Simmons & Simmons' strategy of forging close relationships with its financial adviser clients to gain entry into largescale transactions is paying off.
The firm landed a role through its connection with corporate advisory firm Hawkpoint on Lloyd's of London syndicate Wellington Underwriting's launch of Wellington Re, a UK-based FSA-authorised insurance company.
Head of corporate finance Stuart Evans led the Simmons side of the deal, acting for three of the members' agents for the unaligned members of syndicate 2020, Anton Private Capital, CBS Private Capital and SOC Private Capital.
It is the first time the firm has acted for members' agents. Consent had to be sought to avoid a potential conflict of interest. “The members' agents had to approve the deal under the Lloyd's regulations,” said Evans. Corporate partners Jane Newman and Tim Field, along with head of tax Edward Troup, assisted Evans.
Wellington Re will focus on property and casualty reinsurance – a US term for non-life insurance – which includes property, earthquake and storm damage, together with commercial insurance.
The transaction, which was signed on 28 May 2002, is expected to complete before July once regulatory conditions have been cleared and FSA authorisation is granted. Wellington Re is expected to be the largest independent reinsurance company in the UK. Wellington Underwriting is looking to move into what it sees as more profitable areas and has abandoned the professional indemnity market (The Lawyer, 3 June 2001).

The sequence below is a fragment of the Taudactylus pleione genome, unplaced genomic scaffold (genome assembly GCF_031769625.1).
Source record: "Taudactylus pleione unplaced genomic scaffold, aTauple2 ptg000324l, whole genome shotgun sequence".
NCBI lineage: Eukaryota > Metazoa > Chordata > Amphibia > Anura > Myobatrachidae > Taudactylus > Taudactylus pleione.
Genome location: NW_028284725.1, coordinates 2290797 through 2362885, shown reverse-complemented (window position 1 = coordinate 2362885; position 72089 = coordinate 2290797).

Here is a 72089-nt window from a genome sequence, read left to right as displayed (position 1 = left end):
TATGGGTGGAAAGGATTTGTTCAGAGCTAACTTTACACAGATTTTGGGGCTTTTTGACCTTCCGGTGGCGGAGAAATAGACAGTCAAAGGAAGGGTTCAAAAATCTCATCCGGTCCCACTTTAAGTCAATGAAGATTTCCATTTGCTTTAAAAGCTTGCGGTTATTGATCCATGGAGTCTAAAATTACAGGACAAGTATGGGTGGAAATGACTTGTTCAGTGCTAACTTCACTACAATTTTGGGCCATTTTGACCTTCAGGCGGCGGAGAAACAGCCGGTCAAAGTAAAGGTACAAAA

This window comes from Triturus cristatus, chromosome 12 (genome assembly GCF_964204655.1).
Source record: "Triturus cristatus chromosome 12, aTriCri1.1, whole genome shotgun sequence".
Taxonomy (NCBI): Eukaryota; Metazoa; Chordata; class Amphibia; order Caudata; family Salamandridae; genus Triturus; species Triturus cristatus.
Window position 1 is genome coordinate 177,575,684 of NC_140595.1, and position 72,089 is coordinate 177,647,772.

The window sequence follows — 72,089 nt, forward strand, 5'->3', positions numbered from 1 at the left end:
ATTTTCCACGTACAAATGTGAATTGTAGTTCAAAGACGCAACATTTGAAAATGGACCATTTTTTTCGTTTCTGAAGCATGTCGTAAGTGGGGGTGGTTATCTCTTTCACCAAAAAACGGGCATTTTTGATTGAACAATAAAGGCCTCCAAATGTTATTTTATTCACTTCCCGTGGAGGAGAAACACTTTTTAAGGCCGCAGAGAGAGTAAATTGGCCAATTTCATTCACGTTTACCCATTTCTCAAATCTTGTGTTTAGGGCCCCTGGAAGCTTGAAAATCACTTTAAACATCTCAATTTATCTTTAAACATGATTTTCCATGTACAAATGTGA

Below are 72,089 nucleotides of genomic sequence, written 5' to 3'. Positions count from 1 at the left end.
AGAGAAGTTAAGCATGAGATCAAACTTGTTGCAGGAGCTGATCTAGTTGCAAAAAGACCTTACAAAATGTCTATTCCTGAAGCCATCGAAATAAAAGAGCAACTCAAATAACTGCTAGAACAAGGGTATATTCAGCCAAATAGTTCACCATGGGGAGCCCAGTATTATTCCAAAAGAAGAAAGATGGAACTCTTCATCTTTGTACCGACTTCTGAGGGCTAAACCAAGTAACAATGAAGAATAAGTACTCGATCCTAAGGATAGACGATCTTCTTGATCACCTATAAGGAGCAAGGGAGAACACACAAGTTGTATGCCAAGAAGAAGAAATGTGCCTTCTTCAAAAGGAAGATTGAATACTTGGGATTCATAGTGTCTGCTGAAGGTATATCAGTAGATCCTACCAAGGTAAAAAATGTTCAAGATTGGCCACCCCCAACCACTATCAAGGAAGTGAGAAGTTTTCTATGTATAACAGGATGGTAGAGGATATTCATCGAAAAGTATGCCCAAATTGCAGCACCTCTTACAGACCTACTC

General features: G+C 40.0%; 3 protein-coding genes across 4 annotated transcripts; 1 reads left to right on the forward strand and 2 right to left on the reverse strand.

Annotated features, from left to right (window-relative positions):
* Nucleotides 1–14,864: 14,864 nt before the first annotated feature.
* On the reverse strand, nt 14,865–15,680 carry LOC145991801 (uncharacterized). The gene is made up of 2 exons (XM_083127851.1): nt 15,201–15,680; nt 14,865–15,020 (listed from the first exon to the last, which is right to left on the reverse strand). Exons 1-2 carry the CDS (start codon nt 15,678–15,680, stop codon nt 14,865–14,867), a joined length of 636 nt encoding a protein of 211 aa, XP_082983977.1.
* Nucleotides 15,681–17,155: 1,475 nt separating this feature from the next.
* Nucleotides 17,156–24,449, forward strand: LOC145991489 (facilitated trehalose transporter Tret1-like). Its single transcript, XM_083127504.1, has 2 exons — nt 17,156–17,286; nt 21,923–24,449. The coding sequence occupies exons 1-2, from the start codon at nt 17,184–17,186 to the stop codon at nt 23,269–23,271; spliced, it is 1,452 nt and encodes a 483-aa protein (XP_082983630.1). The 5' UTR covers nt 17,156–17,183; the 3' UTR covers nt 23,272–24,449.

The transaction took just two weeks to sign, although it had been mooted on two occasions – once at the end of last year and again in March 2002. Simmons came in on the second week.
Wellington Underwriting was advised by a Lovells team and headed up by corporate finance partner John Davidson and private equity partner Alison Hampton. The £448m of raised capital was provided by a syndicate of investors, with Clifford Chance partners Adam Signy and Tim Page playing a lead role in acting for the consortium. The private equity investors were led by New York-based Blackstone Group – advised by Simpson Thacher & Bartlett and Candover. Other investors included CSFB Private Equity, advised by Weil, Gotshal & Manges' London and New York offices, Montpelier Re, 3i, Phoenix Equity Partners, Lexicon and Wellington Re Management.
The transaction marks a migration of business from Lloyd's to a new company to create a new capacity for underwriting.
“What is unique about the deal is that you often see insurance companies do similar things, but not in the UK,” said Lovells' Davidson.
“New Bermuda ventures have been set up after 11 September. Wellington has decided that London is the best place to be,” he added.